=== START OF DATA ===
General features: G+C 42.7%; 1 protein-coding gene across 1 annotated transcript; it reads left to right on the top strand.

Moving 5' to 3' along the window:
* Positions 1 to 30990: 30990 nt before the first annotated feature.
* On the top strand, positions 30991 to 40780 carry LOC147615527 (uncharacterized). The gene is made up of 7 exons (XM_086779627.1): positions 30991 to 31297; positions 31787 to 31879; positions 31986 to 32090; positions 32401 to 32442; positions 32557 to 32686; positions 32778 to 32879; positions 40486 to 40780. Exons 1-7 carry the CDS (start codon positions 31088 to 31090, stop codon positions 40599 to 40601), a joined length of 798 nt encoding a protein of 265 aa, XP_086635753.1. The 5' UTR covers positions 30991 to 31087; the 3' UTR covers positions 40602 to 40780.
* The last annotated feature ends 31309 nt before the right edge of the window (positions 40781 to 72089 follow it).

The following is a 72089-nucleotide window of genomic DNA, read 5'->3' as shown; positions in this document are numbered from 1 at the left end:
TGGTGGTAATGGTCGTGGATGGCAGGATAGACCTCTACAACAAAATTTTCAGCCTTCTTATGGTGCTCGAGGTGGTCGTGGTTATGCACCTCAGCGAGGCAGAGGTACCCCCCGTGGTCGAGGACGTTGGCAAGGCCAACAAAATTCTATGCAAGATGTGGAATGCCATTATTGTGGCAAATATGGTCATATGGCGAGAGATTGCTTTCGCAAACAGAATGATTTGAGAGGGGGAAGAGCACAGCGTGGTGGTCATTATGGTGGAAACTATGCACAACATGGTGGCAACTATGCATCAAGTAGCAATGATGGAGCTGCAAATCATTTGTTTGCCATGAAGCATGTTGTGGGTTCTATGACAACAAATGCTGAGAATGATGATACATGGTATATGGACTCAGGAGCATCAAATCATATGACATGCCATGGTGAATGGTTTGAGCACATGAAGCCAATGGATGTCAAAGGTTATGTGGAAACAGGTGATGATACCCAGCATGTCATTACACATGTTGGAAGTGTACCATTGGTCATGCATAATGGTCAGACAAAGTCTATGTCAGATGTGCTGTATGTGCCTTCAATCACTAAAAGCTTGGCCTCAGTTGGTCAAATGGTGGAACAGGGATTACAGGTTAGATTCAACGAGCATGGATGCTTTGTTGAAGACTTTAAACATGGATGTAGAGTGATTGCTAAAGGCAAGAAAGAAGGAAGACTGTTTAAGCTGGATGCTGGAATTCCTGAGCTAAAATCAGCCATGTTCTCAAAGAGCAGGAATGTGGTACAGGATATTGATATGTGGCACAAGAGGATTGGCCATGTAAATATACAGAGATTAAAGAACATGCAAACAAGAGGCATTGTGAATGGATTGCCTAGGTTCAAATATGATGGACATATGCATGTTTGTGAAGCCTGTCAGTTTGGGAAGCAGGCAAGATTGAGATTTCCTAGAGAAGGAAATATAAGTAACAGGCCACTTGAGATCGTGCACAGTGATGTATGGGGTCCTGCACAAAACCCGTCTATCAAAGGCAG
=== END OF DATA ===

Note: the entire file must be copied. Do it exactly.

General features: G+C 42.7%; 1 protein-coding gene across 1 annotated transcript; it reads left to right on the top strand.

Moving 5' to 3' along the window:
* Positions 1 to 30990: 30990 nt before the first annotated feature.
* On the top strand, positions 30991 to 40780 carry LOC147615527 (uncharacterized). The gene is made up of 7 exons (XM_086779627.1): positions 30991 to 31297; positions 31787 to 31879; positions 31986 to 32090; positions 32401 to 32442; positions 32557 to 32686; positions 32778 to 32879; positions 40486 to 40780. Exons 1-7 carry the CDS (start codon positions 31088 to 31090, stop codon positions 40599 to 40601), a joined length of 798 nt encoding a protein of 265 aa, XP_086635753.1. The 5' UTR covers positions 30991 to 31087; the 3' UTR covers positions 40602 to 40780.
* The last annotated feature ends 31309 nt before the right edge of the window (positions 40781 to 72089 follow it).

The following is a 72089-nucleotide window of genomic DNA, read 5'->3' as shown; positions in this document are numbered from 1 at the left end:
TGGTGGTAATGGTCGTGGATGGCAGGATAGACCTCTACAACAAAATTTTCAGCCTTCTTATGGTGCTCGAGGTGGTCGTGGTTATGCACCTCAGCGAGGCAGAGGTACCCCCCGTGGTCGAGGACGTTGGCAAGGCCAACAAAATTCTATGCAAGATGTGGAATGCCATTATTGTGGCAAATATGGTCATATGGCGAGAGATTGCTTTCGCAAACAGAATGATTTGAGAGGGGGAAGAGCACAGCGTGGTGGTCATTATGGTGGAAACTATGCACAACATGGTGGCAACTATGCATCAAGTAGCAATGATGGAGCTGCAAATCATTTGTTTGCCATGAAGCATGTTGTGGGTTCTATGACAACAAATGCTGAGAATGATGATACATGGTATATGGACTCAGGAGCATCAAATCATATGACATGCCATGGTGAATGGTTTGAGCACATGAAGCCAATGGATGTCAAAGGTTATGTGGAAACAGGTGATGATACCCAGCATGTCATTACACATGTTGGAAGTGTACCATTGGTCATGCATAATGGTCAGACAAAGTCTATGTCAGATGTGCTGTATGTGCCTTCAATCACTAAAAGCTTGGCCTCAGTTGGTCAAATGGTGGAACAGGGATTACAGGTTAGATTCAACGAGCATGGATGCTTTGTTGAAGACTTTAAACATGGATGTAGAGTGATTGCTAAAGGCAAGAAAGAAGGAAGACTGTTTAAGCTGGATGCTGGAATTCCTGAGCTAAAATCAGCCATGTTCTCAAAGAGCAGGAATGTGGTACAGGATATTGATATGTGGCACAAGAGGATTGGCCATGTAAATATACAGAGATTAAAGAACATGCAAACAAGAGGCATTGTGAATGGATTGCCTAGGTTCAAATATGATGGACATATGCATGTTTGTGAAGCCTGTCAGTTTGGGAAGCAGGCAAGATTGAGATTTCCTAGAGAAGGAAATATAAGTAACAGGCCACTTGAGATCGTGCACAGTGATGTATGGGGTCCTGCACAAAACCCGTCTATCAAAGGCAG